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Dyeing Scraps with Tea and Rust

8 January, 2015

Being a Jill of all trades, I was prompted to have another go with metal and tannin by an article in Wendy Feldberg’s blog Threadborne.  I am switching from researching, to seed collecting, to sewing up clothes and soft furnishings, to printing, to photography, to collecting more rocks for pigments,  to drawing and back again with great rapidity at the moment.  So this dip into dyeing is yet another experiment.  Making the invisible visible through chance.

My intention for this project was to get some pieces of cloth that I could use in my art work.  I had one bath with just the tea and tea bags, and the other with the metal and tannin.  I tried to combine the two dyes, moving some bundles from the tea to the metal bath and leaving part of the bundle above the dye so it was just dipped into the liquid.

The results from the dye session were good, better than expected.  It was a simple process compared to other dye sessions I have done that took much more of my time – or I should say – my presence, watching and checking.  I used some new squares of light weight cotton with a glazed  surface on one side, together with some old sheeting and clothing.   The glazed side accepted the ‘dye’ the same as the unglazed side.  I am thinking I might try printing on this fabric…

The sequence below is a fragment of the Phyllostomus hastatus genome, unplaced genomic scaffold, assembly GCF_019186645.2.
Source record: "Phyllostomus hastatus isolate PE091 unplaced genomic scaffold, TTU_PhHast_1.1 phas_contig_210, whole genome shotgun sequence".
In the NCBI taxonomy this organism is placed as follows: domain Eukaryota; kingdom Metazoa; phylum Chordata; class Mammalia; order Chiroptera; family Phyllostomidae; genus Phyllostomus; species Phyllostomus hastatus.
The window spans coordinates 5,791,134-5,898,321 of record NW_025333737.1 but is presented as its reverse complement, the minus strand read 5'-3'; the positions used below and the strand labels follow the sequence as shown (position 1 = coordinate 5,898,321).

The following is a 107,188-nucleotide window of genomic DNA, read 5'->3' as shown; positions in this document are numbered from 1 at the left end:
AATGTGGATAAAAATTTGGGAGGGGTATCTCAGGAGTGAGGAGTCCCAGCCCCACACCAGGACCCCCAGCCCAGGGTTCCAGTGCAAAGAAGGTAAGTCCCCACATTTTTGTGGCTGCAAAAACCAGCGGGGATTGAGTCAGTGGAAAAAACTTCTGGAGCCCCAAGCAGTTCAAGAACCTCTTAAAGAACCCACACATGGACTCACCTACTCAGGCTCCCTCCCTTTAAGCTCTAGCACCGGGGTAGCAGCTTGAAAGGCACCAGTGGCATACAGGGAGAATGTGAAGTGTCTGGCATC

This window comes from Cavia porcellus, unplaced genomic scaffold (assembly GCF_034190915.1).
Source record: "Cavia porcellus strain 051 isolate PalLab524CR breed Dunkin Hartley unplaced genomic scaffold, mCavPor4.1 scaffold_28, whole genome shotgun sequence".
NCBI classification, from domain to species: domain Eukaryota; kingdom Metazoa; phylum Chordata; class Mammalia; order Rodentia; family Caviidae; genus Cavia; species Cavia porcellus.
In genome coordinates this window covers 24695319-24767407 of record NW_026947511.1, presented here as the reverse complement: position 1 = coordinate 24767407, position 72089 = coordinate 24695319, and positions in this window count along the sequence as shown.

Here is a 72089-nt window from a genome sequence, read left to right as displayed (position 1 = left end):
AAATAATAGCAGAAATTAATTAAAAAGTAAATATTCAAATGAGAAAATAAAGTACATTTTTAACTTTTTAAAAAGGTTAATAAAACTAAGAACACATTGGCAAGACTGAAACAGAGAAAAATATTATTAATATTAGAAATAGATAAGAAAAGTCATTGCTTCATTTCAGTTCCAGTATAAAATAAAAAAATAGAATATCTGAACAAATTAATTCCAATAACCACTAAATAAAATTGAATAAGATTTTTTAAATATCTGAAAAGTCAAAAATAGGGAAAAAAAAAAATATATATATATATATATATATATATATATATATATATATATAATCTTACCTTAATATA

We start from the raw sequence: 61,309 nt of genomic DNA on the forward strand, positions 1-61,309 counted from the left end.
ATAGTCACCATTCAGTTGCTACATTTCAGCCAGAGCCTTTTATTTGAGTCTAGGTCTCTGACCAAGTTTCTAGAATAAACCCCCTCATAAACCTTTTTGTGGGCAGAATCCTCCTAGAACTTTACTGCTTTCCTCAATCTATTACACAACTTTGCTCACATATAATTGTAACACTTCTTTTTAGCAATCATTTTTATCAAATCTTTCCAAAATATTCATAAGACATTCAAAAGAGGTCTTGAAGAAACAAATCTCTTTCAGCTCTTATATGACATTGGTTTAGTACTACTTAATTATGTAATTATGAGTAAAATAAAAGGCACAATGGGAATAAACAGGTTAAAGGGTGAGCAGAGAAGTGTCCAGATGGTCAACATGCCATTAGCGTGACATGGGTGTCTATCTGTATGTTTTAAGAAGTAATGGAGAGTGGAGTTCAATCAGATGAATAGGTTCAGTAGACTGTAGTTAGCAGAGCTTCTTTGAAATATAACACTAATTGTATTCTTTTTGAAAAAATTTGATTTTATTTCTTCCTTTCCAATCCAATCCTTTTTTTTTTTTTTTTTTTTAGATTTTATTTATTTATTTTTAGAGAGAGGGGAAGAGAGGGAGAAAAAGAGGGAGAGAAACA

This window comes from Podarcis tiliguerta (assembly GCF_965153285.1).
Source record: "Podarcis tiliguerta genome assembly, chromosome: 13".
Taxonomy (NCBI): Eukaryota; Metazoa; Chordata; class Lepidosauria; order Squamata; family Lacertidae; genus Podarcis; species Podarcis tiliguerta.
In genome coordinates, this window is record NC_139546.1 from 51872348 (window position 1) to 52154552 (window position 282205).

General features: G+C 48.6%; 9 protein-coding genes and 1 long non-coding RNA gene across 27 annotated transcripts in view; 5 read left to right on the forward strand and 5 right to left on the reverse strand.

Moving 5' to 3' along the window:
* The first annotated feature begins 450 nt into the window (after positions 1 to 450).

Cloths were rolled or folded, then bundled, clipped and tied.  I actually had two dyeing sessions, refreshing the initial brew with more tea, tea bags and vinegar.  The metal was rusty scraps, coins, bulldog clips, an old metal zip, and some aluminium foil (don’t think that did anything) all in a plastic ice cream 1 litre tub. Once out of these cold dye baths – one was overnight, the second one day – the cloths were rinsed, then left for a short while in salty water, then washed with Ecostore hand wash liquid soap that sits in the laundry.  I was very lazy, but really I only had machine washing powder as the other option.  And I felt the hand wash liquid would be softer on the dye.  Anyway, it worked fine.

After drying, the cloths were ironed – once flattened the magic really became apparent.  I included some pink rose petals and leaves in one bundle.  The petals left a pale green colour, and there is a mysterious very pale pink – cannot image where that came from, but it may have been a label that was attached to the plastic mesh bag as it was not from the rose petals.  I included the bag hoping to get an impression of the grid, but that didn’t happen.  I also folded a piece of acid free office computer paper and put that in the second dye bath.

 

 

Dyed-brew

Dyed-scraps-overview

Dyed-multi

Dyed-repeat

Dyed-paper

Dyed-scraps-petals

One Comment leave one →
  1. Phoebe Wilding permalink
    28 September, 2016 6:26 pm

    Hi– very excited to have found your work this afternoon. I’m an Eco dyer (crafty-plant-extraordinaire) based in Auckland (Cantab roots). I’m always trying to find more info on nz natives as I do primarily forage my dyes. Would love to see you work in person when I’m next down. My goal ATM is to gage a truely sharp Eco print resist of fauna. Any pro-tips is greatly appreciated 🙂

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